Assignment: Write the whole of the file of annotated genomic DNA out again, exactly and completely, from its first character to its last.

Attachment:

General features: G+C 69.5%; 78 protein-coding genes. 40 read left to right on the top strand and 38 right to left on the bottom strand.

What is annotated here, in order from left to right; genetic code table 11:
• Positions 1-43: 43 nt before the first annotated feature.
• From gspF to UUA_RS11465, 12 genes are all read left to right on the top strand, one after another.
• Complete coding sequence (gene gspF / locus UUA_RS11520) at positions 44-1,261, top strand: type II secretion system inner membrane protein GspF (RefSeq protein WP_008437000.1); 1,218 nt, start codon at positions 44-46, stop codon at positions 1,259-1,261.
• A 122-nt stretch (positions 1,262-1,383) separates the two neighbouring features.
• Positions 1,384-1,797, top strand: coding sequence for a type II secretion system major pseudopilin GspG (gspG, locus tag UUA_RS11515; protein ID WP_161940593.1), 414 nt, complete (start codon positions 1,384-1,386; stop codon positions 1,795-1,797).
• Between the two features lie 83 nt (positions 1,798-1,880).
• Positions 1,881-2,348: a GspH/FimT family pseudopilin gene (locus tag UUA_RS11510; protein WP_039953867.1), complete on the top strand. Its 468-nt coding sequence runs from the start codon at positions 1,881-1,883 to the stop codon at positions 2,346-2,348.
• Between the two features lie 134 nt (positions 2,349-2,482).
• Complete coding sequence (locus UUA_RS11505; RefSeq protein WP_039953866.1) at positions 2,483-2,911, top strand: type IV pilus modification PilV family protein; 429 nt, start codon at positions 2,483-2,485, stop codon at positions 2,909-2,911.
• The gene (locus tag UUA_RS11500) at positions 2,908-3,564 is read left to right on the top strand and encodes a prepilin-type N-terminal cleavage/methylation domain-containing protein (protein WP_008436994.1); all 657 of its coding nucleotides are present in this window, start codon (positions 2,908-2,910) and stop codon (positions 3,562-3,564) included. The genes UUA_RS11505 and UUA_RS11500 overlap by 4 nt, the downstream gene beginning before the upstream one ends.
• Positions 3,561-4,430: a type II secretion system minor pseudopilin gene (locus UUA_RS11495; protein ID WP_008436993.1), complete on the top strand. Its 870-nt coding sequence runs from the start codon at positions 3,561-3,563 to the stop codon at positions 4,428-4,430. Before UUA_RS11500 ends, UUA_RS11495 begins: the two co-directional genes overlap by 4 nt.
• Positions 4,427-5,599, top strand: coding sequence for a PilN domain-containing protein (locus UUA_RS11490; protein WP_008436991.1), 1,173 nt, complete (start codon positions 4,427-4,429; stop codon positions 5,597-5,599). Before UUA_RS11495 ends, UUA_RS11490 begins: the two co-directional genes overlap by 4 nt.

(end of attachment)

General features: G+C 69.5%; 78 protein-coding genes. 40 read left to right on the top strand and 38 right to left on the bottom strand.

What is annotated here, in order from left to right; genetic code table 11:
• Positions 1-43: 43 nt before the first annotated feature.
• From gspF to UUA_RS11465, 12 genes are all read left to right on the top strand, one after another.
• Complete coding sequence (gene gspF / locus UUA_RS11520) at positions 44-1,261, top strand: type II secretion system inner membrane protein GspF (RefSeq protein WP_008437000.1); 1,218 nt, start codon at positions 44-46, stop codon at positions 1,259-1,261.
• A 122-nt stretch (positions 1,262-1,383) separates the two neighbouring features.
• Positions 1,384-1,797, top strand: coding sequence for a type II secretion system major pseudopilin GspG (gspG, locus tag UUA_RS11515; protein ID WP_161940593.1), 414 nt, complete (start codon positions 1,384-1,386; stop codon positions 1,795-1,797).
• Between the two features lie 83 nt (positions 1,798-1,880).
• Positions 1,881-2,348: a GspH/FimT family pseudopilin gene (locus tag UUA_RS11510; protein WP_039953867.1), complete on the top strand. Its 468-nt coding sequence runs from the start codon at positions 1,881-1,883 to the stop codon at positions 2,346-2,348.
• Between the two features lie 134 nt (positions 2,349-2,482).
• Complete coding sequence (locus UUA_RS11505; RefSeq protein WP_039953866.1) at positions 2,483-2,911, top strand: type IV pilus modification PilV family protein; 429 nt, start codon at positions 2,483-2,485, stop codon at positions 2,909-2,911.
• The gene (locus tag UUA_RS11500) at positions 2,908-3,564 is read left to right on the top strand and encodes a prepilin-type N-terminal cleavage/methylation domain-containing protein (protein WP_008436994.1); all 657 of its coding nucleotides are present in this window, start codon (positions 2,908-2,910) and stop codon (positions 3,562-3,564) included. The genes UUA_RS11505 and UUA_RS11500 overlap by 4 nt, the downstream gene beginning before the upstream one ends.
• Positions 3,561-4,430: a type II secretion system minor pseudopilin gene (locus UUA_RS11495; protein ID WP_008436993.1), complete on the top strand. Its 870-nt coding sequence runs from the start codon at positions 3,561-3,563 to the stop codon at positions 4,428-4,430. Before UUA_RS11500 ends, UUA_RS11495 begins: the two co-directional genes overlap by 4 nt.
• Positions 4,427-5,599, top strand: coding sequence for a PilN domain-containing protein (locus UUA_RS11490; protein WP_008436991.1), 1,173 nt, complete (start codon positions 4,427-4,429; stop codon positions 5,597-5,599). Before UUA_RS11495 ends, UUA_RS11490 begins: the two co-directional genes overlap by 4 nt.